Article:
An intimate look inside the mind of an athlete, Beating the Impossible is an extraordinary memoir about survival.
Canadian snowboarding pioneer Don Schwartz’s inspirational memoir Beating the Impossible is about overcoming severe injuries to be crowned a champion in multiple arenas.
When he was twenty years old, Schwartz endured severe burns in a helicopter crash that killed three of his friends. He was intubated, told that his ear and nose would fall off, and had to regrow skin. While in recovery, he lost forty pounds.
But these events are not Schwartz’s whole story. After recounting the crash and its aftermath, the book covers Schwartz’s life story in order. It encompasses highs as well as lows: Schwartz won the Death Race and the Barefoot Waterskiing World Championship; he came close to winning the title of World’s Toughest Mudder. A lifelong competitor, he also became a regular motivational speaker for the Burn Fund in Vancouver.
The text recounts Schwartz’s struggles with PTSD, even as he remained driven to seek extreme sports glory. Indeed, he recalls handling the trauma itself in an unusual way—by taking a helicopter pilot course that forced him to confront his fears head-on. And whether it is recalling the horrific disfigurement Schwartz suffered, reckoning with his fear of heights, or confessing to his coping mechanisms, the book blends psychological research into its story to proffer relatable insights for others.
Shrewd discussions of motivation as a virtue repeat throughout the book. Schwartz parses the quality from a number of angles, seeking a comprehensive understanding of what it entails. He notes that being told that he couldn’t do a particular activity in fact motivated him to try harder. The book crystallizes his story as one about how failures kept him going. Schwartz recalls studying motivational materials as part of his training process, taking heart in signs that assured him, “Pain is temporary, but internet race results are forever.”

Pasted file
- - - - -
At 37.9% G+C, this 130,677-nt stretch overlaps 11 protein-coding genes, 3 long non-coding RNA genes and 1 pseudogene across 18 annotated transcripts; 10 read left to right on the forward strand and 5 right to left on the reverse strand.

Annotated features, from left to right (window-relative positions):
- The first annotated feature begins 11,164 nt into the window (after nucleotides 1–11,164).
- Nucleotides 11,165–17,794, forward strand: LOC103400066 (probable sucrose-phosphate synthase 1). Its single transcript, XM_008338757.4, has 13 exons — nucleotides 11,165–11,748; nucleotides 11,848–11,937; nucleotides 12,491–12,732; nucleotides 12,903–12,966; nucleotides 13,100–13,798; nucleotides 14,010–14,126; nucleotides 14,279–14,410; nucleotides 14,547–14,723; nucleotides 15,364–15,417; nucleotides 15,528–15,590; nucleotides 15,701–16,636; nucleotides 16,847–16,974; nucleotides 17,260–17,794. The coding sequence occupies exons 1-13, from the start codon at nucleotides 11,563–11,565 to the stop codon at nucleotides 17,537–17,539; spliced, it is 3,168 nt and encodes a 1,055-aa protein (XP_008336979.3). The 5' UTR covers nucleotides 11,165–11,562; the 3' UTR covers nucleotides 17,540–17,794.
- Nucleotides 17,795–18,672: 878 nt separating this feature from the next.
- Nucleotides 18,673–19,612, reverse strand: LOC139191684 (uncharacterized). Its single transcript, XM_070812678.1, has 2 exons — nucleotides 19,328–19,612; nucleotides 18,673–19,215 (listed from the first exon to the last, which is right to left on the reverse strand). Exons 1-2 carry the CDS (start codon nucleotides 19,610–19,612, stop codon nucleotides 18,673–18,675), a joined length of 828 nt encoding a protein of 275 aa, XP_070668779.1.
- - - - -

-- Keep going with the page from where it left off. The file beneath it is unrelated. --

Direct but still dramatic, the text takes pleasure in itemizing challenges like injuries: a broken leg, two broken wrists, two broken elbows, the replacement of tendons and ligaments, and other surgeries. Its accounts of pain are palpable, further exemplifying Schwartz’s dogged determination to persist through endurance races and other sporting events. And it ends with praise for alternative healing and a deft summary of the lessons that Schwartz learned because he chose to challenge himself so much.
Beating the Impossible is the extraordinary memoir of an extreme athlete who came back from unimaginable hardships to ascend to great heights.
Joseph S. Pete
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